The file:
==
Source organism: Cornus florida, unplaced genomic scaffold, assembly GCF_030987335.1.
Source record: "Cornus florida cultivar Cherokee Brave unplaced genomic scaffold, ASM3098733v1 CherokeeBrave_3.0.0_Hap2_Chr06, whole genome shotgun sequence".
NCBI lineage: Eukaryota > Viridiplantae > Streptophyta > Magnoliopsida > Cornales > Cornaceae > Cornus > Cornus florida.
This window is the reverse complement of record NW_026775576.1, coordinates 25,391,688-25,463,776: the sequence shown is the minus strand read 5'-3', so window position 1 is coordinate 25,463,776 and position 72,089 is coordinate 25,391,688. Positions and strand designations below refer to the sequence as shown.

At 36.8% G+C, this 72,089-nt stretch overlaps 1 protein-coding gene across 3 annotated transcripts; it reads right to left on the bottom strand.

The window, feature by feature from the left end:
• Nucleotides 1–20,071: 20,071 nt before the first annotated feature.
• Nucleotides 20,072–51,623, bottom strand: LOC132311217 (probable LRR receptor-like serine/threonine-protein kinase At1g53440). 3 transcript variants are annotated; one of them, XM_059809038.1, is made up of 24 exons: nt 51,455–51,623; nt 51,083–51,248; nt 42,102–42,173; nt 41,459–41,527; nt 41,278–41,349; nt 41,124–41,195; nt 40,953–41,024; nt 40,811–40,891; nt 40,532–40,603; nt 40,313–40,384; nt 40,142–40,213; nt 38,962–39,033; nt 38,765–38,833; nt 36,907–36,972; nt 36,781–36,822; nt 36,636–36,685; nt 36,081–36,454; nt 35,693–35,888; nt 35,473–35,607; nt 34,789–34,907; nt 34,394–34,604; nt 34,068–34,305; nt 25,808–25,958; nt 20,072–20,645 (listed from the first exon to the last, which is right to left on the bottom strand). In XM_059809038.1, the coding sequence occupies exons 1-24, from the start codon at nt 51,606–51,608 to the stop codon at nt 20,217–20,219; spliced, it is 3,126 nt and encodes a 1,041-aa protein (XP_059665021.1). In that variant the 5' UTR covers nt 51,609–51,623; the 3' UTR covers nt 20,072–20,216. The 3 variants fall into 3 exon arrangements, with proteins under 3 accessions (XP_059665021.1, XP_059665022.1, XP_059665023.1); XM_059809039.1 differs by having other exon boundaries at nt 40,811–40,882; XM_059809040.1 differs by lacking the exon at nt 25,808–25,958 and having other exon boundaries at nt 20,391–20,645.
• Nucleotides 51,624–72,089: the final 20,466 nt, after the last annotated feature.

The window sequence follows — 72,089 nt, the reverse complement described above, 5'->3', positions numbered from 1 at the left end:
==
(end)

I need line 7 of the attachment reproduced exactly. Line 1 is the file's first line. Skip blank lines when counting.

• Nucleotides 1–20,071: 20,071 nt before the first annotated feature.